In a special election marked by low turnout, the city of Utqiaġvik has voted in favor of instating a marijuana sales tax.
About a third the number of people who have historically participated in general elections came out to cast a ballot in this special one, held April 30. That is not out-of-the-ordinary for elections off the typical cycle. The vote also fell during the height of whaling season for the town, which may also have contributed to the low participation.
Based on unofficial results released this week, the vast majority of voters were for the tax. Of the total 238 votes cast, 171 were in favor of the tax, while only 29 were against it.
There were also 27 absentee ballots and 11 question ballots. The votes were so decisively in favor of the tax that even if all of the absentee and question ballots showed a "no" vote, it still wouldn't be enough to upset the current standing.
The marijuana sales tax was the only issue on the ballot. It came in the form of an ordinance, No. 01-2018, that needed to be ratified, or given official support.
The ordinance called for an 8 percent retail sales tax on any marijuana or marijuana product sold within city limits.
The city council passed the ordinance on Feb. 22 as its latest step toward developing a comprehensive marijuana policy for the community.
"The city of Utqiaġvik has been approached (b)y various entities (and) individuals seeking information on opening public marijuana dispensaries inside city limits," City Clerk Loyla Leavitt wrote in a public notice explaining the special election. "The city must be prepared in case a dispensary presents itself. We must be ready to receive a business application at any time."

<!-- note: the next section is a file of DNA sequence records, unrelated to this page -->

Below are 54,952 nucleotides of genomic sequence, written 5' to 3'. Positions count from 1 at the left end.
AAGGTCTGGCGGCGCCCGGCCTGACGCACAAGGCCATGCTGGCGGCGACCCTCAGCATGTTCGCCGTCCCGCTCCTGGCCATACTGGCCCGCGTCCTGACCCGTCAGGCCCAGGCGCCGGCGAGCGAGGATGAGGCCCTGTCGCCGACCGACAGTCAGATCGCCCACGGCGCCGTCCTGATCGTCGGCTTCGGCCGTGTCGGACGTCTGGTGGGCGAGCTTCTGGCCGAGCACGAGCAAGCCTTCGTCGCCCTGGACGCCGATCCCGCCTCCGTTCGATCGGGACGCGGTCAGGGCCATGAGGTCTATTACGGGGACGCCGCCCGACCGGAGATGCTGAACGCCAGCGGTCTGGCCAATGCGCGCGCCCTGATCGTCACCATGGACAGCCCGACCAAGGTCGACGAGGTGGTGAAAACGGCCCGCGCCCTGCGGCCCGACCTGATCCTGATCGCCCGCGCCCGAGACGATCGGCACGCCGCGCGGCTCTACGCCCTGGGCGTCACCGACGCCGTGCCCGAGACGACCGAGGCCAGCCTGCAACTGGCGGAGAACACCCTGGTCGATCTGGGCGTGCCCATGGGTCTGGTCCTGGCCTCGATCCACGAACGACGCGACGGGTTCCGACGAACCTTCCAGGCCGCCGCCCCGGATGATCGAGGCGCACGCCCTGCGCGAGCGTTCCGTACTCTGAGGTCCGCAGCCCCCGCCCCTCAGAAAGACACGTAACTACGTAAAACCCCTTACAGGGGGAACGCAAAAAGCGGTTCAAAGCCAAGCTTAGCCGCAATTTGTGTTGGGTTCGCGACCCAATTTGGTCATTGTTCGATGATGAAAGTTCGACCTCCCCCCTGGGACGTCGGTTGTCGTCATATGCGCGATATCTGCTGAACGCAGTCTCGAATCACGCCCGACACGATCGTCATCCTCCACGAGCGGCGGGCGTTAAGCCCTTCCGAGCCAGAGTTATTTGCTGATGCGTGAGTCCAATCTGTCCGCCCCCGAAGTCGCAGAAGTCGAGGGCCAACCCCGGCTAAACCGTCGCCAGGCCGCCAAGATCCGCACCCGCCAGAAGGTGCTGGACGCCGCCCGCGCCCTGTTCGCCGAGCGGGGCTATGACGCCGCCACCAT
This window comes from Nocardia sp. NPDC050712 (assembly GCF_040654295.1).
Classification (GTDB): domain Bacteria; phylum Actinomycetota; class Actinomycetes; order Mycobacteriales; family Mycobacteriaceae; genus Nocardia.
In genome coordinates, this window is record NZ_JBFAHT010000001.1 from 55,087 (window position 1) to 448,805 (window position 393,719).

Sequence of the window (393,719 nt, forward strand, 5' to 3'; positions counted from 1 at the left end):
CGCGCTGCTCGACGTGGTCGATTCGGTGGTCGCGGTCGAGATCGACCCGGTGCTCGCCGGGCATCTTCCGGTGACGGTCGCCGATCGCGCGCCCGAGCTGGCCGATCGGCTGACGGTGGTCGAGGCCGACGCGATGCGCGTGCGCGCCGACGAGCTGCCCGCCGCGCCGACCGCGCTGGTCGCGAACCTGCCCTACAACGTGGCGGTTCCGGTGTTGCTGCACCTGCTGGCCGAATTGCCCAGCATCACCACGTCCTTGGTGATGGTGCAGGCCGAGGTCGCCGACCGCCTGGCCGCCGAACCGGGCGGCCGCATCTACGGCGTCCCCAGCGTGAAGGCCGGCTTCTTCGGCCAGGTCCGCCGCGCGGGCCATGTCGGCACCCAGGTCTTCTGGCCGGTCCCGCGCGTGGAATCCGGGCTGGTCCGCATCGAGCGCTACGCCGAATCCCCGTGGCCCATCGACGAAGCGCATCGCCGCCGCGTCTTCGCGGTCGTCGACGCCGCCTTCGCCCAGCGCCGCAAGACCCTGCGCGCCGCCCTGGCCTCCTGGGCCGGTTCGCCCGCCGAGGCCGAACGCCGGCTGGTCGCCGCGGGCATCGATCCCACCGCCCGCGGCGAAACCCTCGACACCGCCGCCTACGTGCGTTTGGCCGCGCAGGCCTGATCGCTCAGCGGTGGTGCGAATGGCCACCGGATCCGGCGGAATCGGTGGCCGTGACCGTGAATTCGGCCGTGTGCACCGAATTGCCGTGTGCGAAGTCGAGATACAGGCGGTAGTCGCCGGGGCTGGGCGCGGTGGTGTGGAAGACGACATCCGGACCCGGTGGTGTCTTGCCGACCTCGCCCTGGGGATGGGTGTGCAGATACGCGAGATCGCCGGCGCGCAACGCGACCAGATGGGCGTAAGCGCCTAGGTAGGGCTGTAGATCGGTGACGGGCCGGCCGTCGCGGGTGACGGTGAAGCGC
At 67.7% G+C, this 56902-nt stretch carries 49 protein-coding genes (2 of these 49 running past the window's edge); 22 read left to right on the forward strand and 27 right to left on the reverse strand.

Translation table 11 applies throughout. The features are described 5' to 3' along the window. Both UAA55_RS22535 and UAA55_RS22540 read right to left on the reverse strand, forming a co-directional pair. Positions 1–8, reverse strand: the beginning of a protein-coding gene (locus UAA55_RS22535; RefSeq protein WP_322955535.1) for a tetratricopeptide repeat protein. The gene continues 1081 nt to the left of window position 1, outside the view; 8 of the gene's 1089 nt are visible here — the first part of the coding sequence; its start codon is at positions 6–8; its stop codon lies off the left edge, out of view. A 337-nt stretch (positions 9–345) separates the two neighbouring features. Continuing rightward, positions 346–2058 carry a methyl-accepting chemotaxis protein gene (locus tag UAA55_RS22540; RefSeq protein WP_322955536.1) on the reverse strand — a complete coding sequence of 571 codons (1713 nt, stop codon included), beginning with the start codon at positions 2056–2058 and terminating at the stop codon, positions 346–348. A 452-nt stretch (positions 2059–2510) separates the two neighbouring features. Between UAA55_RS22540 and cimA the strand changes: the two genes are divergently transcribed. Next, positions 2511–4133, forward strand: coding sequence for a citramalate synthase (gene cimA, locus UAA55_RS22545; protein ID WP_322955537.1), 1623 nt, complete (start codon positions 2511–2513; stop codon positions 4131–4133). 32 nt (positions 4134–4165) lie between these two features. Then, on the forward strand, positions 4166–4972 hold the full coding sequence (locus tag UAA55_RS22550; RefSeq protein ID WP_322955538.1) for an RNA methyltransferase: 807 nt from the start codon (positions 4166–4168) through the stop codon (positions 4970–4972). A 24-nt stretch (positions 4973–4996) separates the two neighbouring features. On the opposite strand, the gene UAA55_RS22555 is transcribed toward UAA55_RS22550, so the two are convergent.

Preparing ahead of time was the main function of this ordinance and special election, as Utqiaġvik has not yet even voted for local option of marijuana.
Though that hasn't been decided to date, the city council has taken considerable steps to establish regulatory policies, in case someone were to try to open a marijuana dispensary in the future.
In December, the council passed an ordinance establishing a regulatory authority for marijuana — being the council itself — to oversee "regulating the operation of marijuana establishments, marijuana and marijuana products within the city."
Since then, the council has made a few regulatory moves. The ordinance at the center of this special election was one. The other was the council's decision not to allow the potential sale of edibles "for the safety and welfare of the children of Utqiaġvik," Leavitt wrote in the election announcement.
In advance of the special election, which was announced a month out, the city held two public hearings on the ordinance. Turnout was fair and, according to residents who attended both, topics ranged from the ordinance at hand to the more general question of whether or not marijuana should be allowed in town.
In that way, they were similar to the town halls held last fall, which were meant to focus on establishing a regulatory body, but often tended toward the pros and cons of pot, instead. It has seemed to be a drawback of this type of debate; because the topic is so controversial, the specific issues are often lost among general opinions on the drug itself.
Now that the special election is concluded, the results will be reviewed by a canvass committee on May 7 at noon and the final tallies will be released.
This story is republished with permission from The Arctic Sounder.